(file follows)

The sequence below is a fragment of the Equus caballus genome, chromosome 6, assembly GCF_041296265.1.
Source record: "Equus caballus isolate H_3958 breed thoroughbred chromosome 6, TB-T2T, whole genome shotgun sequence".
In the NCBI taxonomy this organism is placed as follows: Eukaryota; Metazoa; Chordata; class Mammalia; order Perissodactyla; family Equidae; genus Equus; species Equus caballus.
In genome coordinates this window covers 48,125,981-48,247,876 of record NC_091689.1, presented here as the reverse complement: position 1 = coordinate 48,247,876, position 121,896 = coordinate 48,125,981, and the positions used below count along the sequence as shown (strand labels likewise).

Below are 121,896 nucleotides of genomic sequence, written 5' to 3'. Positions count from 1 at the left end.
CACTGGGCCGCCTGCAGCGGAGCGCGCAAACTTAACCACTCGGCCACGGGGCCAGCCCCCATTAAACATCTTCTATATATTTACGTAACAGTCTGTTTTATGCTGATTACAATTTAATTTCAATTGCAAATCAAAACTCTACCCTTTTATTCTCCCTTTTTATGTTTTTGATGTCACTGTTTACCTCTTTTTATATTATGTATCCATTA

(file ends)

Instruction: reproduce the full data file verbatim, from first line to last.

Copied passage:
The sequence below is a fragment of the Equus caballus genome, chromosome 6, assembly GCF_041296265.1.
Source record: "Equus caballus isolate H_3958 breed thoroughbred chromosome 6, TB-T2T, whole genome shotgun sequence".
In the NCBI taxonomy this organism is placed as follows: Eukaryota; Metazoa; Chordata; class Mammalia; order Perissodactyla; family Equidae; genus Equus; species Equus caballus.
In genome coordinates this window covers 48,125,981-48,247,876 of record NC_091689.1, presented here as the reverse complement: position 1 = coordinate 48,247,876, position 121,896 = coordinate 48,125,981, and the positions used below count along the sequence as shown (strand labels likewise).

Below are 121,896 nucleotides of genomic sequence, written 5' to 3'. Positions count from 1 at the left end.
CACTGGGCCGCCTGCAGCGGAGCGCGCAAACTTAACCACTCGGCCACGGGGCCAGCCCCCATTAAACATCTTCTATATATTTACGTAACAGTCTGTTTTATGCTGATTACAATTTAATTTCAATTGCAAATCAAAACTCTACCCTTTTATTCTCCCTTTTTATGTTTTTGATGTCACTGTTTACCTCTTTTTATATTATGTATCCATTA